|Publication number||US4993361 A|
|Application number||US 07/411,226|
|Publication date||Feb 19, 1991|
|Filing date||Sep 22, 1989|
|Priority date||Jul 11, 1986|
|Also published as||EP0252755A1|
|Publication number||07411226, 411226, US 4993361 A, US 4993361A, US-A-4993361, US4993361 A, US4993361A|
|Inventors||Bhikhu A. Unvala|
|Original Assignee||Unvala Limited|
|Export Citation||BiBTeX, EndNote, RefMan|
|Patent Citations (5), Referenced by (51), Classifications (14), Legal Events (3)|
|External Links: USPTO, USPTO Assignment, Espacenet|
This application is a continuation of application Ser. No. 071,517, filed July, 9, 1987, now abandoned.
The present invention relates to chemical vapour deposition (CVD). It is concerned for example with Metal-Organic Chemical Vapour Deposition (MOCVD) which is also known as Metal-Organic Vapour Phase Epitaxy (MOVPE). An illustrative application of the invention is the manufacture of integrated circuits.
Chemical Vapour Deposition is a known technique for depositing a layer of material onto a substrate. A precursor in liquid form, e.g. dissolved in a solvent, or in the form of a suspension or emulsion is vapourised, and the vapour flows to a chamber containing the substrate, where (some of) the vapour of precursor deposits on the substrate. The substrate is heated and the precursor decomposes to leave on the substrate a layer of the desired material. In MOCVD, the precursor is a metal organic compound of the desired material, which is advantageous because the chemical bonds of such a compound break easily at a relatively low temperature.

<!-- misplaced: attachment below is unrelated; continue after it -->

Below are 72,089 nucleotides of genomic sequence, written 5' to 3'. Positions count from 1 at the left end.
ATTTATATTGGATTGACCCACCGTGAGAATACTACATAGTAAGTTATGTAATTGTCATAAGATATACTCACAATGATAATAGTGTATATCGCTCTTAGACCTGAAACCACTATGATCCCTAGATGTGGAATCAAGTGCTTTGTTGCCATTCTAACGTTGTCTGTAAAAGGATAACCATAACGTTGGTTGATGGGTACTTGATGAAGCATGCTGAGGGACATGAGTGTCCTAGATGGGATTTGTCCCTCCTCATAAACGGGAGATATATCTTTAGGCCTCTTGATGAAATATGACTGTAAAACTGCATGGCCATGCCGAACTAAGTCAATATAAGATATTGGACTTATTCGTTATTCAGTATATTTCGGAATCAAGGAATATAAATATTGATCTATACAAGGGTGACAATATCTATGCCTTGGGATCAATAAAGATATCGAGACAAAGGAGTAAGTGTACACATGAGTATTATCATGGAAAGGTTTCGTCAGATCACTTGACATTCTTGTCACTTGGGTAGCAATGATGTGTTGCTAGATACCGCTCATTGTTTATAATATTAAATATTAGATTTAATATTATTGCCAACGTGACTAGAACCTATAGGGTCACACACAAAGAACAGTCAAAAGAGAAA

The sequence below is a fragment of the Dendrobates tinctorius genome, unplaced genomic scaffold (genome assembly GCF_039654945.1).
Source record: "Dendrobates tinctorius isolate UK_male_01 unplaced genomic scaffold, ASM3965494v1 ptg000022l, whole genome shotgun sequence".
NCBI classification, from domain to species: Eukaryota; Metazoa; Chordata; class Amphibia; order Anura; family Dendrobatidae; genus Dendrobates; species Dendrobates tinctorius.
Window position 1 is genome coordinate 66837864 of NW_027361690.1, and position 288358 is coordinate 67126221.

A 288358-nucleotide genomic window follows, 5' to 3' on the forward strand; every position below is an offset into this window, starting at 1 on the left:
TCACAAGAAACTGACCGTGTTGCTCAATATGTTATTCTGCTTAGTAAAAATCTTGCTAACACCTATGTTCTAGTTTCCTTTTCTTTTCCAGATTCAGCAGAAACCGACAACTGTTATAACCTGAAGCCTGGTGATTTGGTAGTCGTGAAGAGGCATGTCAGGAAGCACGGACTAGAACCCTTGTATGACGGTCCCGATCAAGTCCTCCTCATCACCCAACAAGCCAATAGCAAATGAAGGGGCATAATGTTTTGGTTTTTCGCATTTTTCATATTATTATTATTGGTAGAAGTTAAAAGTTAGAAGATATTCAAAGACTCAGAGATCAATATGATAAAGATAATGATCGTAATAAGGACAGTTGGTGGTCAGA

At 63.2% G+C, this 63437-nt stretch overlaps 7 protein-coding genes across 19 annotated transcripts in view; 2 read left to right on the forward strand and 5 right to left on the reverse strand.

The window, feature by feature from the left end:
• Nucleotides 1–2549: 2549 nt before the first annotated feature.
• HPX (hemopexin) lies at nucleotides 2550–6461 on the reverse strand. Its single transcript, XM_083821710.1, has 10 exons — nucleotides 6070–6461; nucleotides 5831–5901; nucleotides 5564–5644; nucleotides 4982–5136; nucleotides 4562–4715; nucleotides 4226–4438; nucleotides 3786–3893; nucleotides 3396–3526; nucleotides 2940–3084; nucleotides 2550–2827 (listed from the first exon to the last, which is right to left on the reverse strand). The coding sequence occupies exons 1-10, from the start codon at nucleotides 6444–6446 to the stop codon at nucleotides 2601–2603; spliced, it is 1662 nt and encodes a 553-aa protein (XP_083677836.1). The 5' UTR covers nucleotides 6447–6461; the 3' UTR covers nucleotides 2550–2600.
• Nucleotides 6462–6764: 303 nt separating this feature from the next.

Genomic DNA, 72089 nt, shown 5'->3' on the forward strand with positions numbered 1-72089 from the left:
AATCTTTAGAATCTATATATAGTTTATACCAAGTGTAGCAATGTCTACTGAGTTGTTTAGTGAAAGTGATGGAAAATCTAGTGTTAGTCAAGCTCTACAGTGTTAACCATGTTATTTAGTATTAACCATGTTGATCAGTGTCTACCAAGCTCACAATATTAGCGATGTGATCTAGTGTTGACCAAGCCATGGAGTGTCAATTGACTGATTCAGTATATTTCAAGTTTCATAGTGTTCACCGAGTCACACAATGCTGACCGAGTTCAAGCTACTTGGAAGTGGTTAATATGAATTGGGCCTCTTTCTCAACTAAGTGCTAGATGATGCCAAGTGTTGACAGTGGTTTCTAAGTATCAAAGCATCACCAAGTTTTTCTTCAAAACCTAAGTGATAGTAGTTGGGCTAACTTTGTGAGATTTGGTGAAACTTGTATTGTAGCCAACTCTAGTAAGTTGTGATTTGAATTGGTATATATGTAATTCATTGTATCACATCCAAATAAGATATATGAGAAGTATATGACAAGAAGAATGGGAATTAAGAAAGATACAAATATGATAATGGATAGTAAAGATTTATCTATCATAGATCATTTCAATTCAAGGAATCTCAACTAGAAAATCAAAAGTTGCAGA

An inert carrier gas, e.g. Nitrogen, may be used to transport the vapour from its source to the substrate. The process may be carried out at atmospheric pressure (High Pressure MOCVD) or at less than atmospheric pressure (Low Pressure MOCVD).
Alternatively, the process may be carried out under conditions of near-vacuum.
It is known to produce vapourised precursor in the following way. The dissolved precursor is contained in a medical hypodermic syringe. The needle of the syringe extends through a sealed entrance port of the CVD apparatus. The syringe has a plunger which is driven by an electric stepper motor to introduce a succession of droplets into the apparatus. The droplets are heated in the apparatus to vapourise them. This known method of producing vapourised precursor has the disadvantage that the vapour is produced from a succession of relatively large drops, which are produced, and thus vapourised, at discrete intervals of time, resulting in fluctuations in concentration of the vapour at the substrate.
In accordance with one aspect of the present invention, fluctuations of concentration of vapour of precursor are reduced by continuously atomising and vapourising the precursor.
In accordance with another aspect of the present invention, liquid of precursor to be deposited on a substrate is either continuously atomised and ionised vapour produced from the atomised precursor or the liquid precursor is continuously atomised by being ionised and is then vapourised.